Call My Agent! crosses the channel

Call My Agent! crosses the channel

By Shilpa Ganatra,
Thursday, 10th March 2022
From left: Prasanna Puwanarajah, Maggie Steed, Jack Davenport and Lydia Leonard in Ten Percent (credit: Amazon Prime Video)
From left: Prasanna Puwanarajah, Maggie Steed, Jack Davenport and Lydia Leonard in Ten Percent (credit: Amazon Prime Video)
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How do you transfer the very French global hit Call My Agent! from Paris to London? Shilpa Ganatra explains.

'It’s easy to just take the piss out of showbusiness. In many ways, it’s laughable: we’re not saving lives, it’s a distraction, we’re like shadow puppets on a cave wall,” says Jack Davenport (This Life, Coupling), star of Ten Percent. “But John Morton’s evocation of the world of showbusiness in the UK in the year 2022 shows tenderness. These are real people with real vulnerabilities.”

That’s encouraging; as a comedy-­drama series that probes the dynamics of the entertainment industry as seen through the prism of a talent agency, we’re certain to have a vested interest in how the players are portrayed in Ten Percent. Airing on Amazon Prime Video, the production is the UK version of Call My Agent!, the Emmy-winning French series that became a global success on Netflix during lockdown. It follows four top agents as they imperfectly tussle with the business, talent and personal aspects of their lives. Alongside are a supporting cast of assistants who drop any semblance of work-life balance in favour of the bright lights of showbusiness – plus a revolving cast of famous faces, around whom the weekly story revolves.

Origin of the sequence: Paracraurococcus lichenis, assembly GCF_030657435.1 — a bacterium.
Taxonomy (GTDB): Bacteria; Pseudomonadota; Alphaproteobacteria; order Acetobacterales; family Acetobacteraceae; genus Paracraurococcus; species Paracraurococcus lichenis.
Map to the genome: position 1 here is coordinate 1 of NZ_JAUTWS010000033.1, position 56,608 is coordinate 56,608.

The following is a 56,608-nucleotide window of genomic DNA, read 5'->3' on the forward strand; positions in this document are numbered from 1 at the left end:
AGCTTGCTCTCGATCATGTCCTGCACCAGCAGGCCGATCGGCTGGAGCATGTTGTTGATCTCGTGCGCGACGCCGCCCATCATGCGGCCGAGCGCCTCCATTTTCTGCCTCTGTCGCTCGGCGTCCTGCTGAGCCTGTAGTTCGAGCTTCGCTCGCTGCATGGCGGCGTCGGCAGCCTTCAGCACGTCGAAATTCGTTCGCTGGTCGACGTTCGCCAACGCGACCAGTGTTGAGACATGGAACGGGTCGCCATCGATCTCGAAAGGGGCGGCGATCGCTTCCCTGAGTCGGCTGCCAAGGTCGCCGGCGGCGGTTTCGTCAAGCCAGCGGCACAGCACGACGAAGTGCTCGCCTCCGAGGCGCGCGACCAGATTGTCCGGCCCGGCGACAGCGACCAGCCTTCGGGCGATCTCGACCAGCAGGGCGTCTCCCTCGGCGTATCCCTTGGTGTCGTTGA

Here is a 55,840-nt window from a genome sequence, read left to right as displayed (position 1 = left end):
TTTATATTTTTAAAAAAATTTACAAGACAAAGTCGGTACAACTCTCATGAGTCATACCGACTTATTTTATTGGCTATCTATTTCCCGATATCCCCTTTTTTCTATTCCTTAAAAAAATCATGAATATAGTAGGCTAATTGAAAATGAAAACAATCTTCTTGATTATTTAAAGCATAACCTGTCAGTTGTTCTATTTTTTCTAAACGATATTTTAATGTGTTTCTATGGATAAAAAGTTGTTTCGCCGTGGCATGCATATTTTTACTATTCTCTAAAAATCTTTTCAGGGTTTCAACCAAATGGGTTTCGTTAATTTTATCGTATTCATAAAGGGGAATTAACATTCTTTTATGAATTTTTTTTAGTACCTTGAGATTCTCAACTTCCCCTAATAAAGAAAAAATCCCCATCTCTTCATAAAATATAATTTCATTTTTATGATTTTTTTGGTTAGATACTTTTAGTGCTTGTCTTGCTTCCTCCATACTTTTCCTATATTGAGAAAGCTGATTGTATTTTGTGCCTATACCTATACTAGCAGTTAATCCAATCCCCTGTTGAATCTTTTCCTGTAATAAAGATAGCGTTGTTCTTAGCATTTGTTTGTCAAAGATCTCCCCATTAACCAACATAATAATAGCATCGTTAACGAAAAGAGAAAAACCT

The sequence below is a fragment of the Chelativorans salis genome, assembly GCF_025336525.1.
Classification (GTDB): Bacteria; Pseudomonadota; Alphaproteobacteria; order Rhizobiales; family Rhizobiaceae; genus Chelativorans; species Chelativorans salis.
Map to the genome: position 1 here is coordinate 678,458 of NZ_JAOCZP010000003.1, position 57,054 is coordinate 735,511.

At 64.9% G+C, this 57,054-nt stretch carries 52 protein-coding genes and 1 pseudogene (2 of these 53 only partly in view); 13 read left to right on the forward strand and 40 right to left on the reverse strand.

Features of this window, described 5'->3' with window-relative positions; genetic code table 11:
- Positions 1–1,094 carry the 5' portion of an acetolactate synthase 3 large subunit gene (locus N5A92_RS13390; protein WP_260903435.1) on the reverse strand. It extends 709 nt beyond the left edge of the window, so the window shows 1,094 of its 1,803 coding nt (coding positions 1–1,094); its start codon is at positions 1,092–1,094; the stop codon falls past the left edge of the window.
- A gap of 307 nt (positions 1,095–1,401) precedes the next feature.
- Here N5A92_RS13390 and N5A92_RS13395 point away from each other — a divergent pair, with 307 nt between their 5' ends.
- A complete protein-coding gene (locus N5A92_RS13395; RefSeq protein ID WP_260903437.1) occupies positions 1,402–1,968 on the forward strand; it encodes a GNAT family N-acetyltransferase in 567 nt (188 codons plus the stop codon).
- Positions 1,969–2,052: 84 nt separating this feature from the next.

Reworking a known and successful premise is a strategy that has delivered mixed results. At its best, it can match or emulate the original, as with The Office and What We Do in the Shadows. But it often loses the magic of the original. Are we able to refer to the US version of Kath & Kim as a car crash yet?
Call My Agent! is transferable enough that the format has already been adapted in territories as far-ranging as Turkey, India and Malaysia, allowing each to inject their own cultural ­speci­ficities and cameos.

Call My Agent! has already been adapted in Turkey, India and Malaysia’

In 2019, Headline Pictures and Bron Studios brought in John Morton as the showrunner of the UK version. He is an expert in teasing out the idiosyncrasies of British culture, as shown in People Like Us, Twenty Twelve and W1A. “Looking at it objectively, I think that’s what I was hired to do,” he says. “One of the things that’s so beguiling about the French show is that it’s so French, and if you’re not French, that’s so attractive. Paris looks fantastic, the French look fantastic. But London and the UK are different. London’s much more chaotic and diverse in every way, architecturally and ethnically.”

Once Morton was on board, Amazon Studios soon joined – even though, with Call My Agent! being a Netflix series, one might have expected Netflix to snap it up. Thomas Drachkovitch, ­Amazon Studios’ development executive for UK originals, says: “I can’t speak to people’s expectations, but I know that [with] the package of John, the producers and the talent in front of and behind the screen, it was more of an issue of how could you say no to it. We absolutely wanted it.

“Our commissioning goal is to be hyper-local, to commission content that our customers in the UK are going to love. So, with Ten Percent, we have a great show with a proven track record, but set in London, with John’s unique British writing and humour, and the biggest actors in the market here. It was an absolute perfect fit for what we’re after. I had the best and probably easiest job ever working with John, Bron, Headline and the entire cast.”